In George Orwell’s novel 1984, A theme of violation of human rights is thoroughly present, from violation of privacy, violation of the freedom of speech and religion, and the loss of humanity in general from the ever present form of Big Brother. As the villain of the novel, Big Brother- who represents the government -has absolute control over the citizens’ lives. While 1984 effectively conveys the dangers of a totalitarian government, Orwell’s predicted society is not present in today’s world. Comparatively speaking, the United States of America has more rights and freedoms than Orwell’s Oceania, but in some cases the rights of the citizens must be violated for safety reasons and other justifiable causes. Orwell’s novel 1984 paints a picture …show more content…
In Saudi Arabia, “it is illegal to publicly practice any faith other than the state’s official religion Sunni Islam. Members of other faiths can worship privately, but non-Muslim houses of worship may not be built” (Index). The abandonment, rejection, or blasphemy against Sunni Islam can be punished by death. While it is often taken for granted, the United States allows a person to participate in any religion that he may choose. In Orwell’s 1984, there is no religion. On page 230, we see Winston’s old friend Ampleforth brought in to prison. When Winston questioned him as to why he was there, Ampleforth replied “We were producing a definitive edition of the poems of Kipling. I allowed the word ‘God’ to remain at the end of the line. I could not help it!...It was impossible to change the line...There was no other rhyme” (230). Even mentioning the word “God” was not allowed, and Ampleforth was sent to prison- more specifically, room 101- where prisoners were tortured. In our nation, we are lucky to have the freedom to choose a religion or to not even have one at all. Other parts of the world may be like Orwell’s Oceania, but the United States of America is not one of
Click here to unlock this and over one million essaysShow More
Throughout history, many concepts that started off as controversial soon became accepted norms that have been adopted as standard practice. One such idea is the separation of church and state. In many modern-day countries, this separation is not a belief that looks to be accepted anytime in the near future. Most countries in the Middle East still have no desire to take the religious influence out of their governmental rules. This was also the case in the American colonies prior to the signing of the Declaration of Independence in 1776.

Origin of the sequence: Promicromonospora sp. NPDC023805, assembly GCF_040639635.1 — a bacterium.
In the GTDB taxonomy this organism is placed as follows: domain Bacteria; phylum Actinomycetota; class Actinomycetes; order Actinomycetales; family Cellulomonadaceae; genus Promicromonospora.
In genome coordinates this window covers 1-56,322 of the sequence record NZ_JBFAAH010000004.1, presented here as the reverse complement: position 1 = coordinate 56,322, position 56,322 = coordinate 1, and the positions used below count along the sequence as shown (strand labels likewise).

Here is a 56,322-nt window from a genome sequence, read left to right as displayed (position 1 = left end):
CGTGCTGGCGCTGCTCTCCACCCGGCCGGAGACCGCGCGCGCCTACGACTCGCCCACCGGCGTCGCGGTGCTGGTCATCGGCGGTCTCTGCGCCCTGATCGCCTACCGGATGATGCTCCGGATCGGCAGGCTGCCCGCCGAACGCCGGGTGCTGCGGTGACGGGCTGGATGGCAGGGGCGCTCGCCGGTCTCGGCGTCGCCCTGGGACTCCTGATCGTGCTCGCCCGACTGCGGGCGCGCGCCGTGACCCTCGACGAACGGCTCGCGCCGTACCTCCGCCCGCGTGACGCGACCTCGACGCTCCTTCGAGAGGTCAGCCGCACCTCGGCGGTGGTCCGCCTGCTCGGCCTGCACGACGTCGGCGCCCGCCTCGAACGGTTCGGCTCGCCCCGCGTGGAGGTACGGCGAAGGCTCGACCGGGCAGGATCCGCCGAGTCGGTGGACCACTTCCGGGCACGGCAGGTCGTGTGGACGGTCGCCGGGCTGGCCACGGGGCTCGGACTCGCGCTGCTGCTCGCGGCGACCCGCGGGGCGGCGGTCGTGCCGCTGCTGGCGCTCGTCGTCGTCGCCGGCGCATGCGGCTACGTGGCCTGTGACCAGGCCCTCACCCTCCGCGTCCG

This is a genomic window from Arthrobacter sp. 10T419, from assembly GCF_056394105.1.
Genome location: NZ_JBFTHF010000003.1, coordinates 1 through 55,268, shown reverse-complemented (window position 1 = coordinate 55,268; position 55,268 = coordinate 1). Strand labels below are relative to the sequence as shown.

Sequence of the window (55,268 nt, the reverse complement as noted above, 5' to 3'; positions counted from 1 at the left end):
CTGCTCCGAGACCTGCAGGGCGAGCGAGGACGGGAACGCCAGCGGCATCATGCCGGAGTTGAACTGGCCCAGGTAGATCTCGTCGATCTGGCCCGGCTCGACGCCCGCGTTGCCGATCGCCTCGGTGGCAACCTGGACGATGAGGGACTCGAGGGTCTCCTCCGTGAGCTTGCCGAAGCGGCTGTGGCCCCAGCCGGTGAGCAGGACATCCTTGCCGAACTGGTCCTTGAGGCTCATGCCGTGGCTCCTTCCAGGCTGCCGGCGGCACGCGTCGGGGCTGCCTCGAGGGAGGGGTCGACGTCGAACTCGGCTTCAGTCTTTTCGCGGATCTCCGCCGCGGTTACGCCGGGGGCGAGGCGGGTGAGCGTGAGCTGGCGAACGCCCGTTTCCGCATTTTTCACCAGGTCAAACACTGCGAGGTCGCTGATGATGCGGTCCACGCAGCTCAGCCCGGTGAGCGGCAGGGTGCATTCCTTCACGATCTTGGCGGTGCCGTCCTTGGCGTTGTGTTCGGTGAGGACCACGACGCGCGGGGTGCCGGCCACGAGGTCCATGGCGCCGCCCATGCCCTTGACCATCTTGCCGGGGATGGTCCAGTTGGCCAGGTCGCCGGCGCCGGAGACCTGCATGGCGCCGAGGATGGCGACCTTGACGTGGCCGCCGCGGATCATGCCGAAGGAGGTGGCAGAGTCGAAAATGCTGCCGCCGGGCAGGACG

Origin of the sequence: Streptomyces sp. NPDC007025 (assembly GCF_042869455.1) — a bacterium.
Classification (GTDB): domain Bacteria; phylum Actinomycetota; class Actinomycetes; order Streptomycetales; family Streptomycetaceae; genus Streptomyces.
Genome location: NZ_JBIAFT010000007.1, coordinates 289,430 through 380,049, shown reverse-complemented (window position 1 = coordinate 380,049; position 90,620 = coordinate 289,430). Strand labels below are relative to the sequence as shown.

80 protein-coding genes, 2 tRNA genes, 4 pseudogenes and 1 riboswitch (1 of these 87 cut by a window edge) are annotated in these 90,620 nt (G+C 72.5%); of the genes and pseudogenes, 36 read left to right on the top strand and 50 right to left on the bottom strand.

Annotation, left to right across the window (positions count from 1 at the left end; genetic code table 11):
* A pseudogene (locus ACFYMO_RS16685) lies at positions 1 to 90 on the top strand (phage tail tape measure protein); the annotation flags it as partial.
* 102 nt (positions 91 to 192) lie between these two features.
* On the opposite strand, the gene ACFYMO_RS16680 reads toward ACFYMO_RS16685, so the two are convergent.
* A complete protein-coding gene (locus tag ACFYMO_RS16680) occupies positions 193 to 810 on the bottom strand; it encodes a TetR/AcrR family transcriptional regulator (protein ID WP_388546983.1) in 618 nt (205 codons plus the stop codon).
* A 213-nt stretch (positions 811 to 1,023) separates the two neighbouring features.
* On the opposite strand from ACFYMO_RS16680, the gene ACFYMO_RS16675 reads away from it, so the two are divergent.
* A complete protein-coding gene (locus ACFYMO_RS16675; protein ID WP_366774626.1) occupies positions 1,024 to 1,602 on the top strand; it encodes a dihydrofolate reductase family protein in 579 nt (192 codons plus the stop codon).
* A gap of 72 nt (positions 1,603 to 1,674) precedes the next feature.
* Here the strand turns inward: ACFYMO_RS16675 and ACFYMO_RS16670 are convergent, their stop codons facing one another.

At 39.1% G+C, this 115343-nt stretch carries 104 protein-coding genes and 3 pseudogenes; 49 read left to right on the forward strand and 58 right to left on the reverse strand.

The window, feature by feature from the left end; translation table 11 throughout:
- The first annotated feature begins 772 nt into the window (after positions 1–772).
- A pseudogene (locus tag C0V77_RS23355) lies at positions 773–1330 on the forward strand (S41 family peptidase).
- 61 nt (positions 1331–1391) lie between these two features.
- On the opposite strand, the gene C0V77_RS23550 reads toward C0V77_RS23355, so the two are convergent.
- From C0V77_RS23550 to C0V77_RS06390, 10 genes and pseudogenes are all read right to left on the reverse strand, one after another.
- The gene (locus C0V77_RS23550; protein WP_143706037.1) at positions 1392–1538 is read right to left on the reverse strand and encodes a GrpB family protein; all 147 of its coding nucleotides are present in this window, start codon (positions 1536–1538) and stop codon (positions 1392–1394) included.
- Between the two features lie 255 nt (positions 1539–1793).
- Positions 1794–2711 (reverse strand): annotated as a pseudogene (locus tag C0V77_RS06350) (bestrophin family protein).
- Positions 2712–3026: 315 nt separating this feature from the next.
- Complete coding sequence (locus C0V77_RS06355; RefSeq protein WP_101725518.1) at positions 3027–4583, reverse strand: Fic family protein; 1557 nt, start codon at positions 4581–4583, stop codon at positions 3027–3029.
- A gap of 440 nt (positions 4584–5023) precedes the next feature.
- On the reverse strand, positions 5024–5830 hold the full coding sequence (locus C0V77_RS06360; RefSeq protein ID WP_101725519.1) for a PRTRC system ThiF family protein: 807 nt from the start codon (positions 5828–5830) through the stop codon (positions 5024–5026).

Imagine your TV is always on and always watching your every move. Welcome to 1984. From now on you must be very careful what you think for you must always live in fear of committing a thought crime. Even one negative thought about Big Brother could force the Thought Police to erase you from existence or, as they say in Newspeak, to make you an unperson. This is the daily life of a citizen of George Orwell’s fictional country called Oceania.
Corrupted Cites, Poisonous Power, and Tortuous Times In George Orwell’s 1984, the Party and the all-seeing Big Brother are notorious for heavily monitoring the general populace and using unorthodox methods of manipulation, fear and torture to maintain control. Winston Smith, a member of the Outer Party, is privy to the ways of Big Brother and the technique used to control the past, and he rebels in many more ways than one. In the end, he comes to know the true meaning of torture and learns that paranoia and corruption are the harsh results of poisonous power. By Chapter Four of Book 1, Winston is knee deep in a relationship that would not be approved of by his superiors.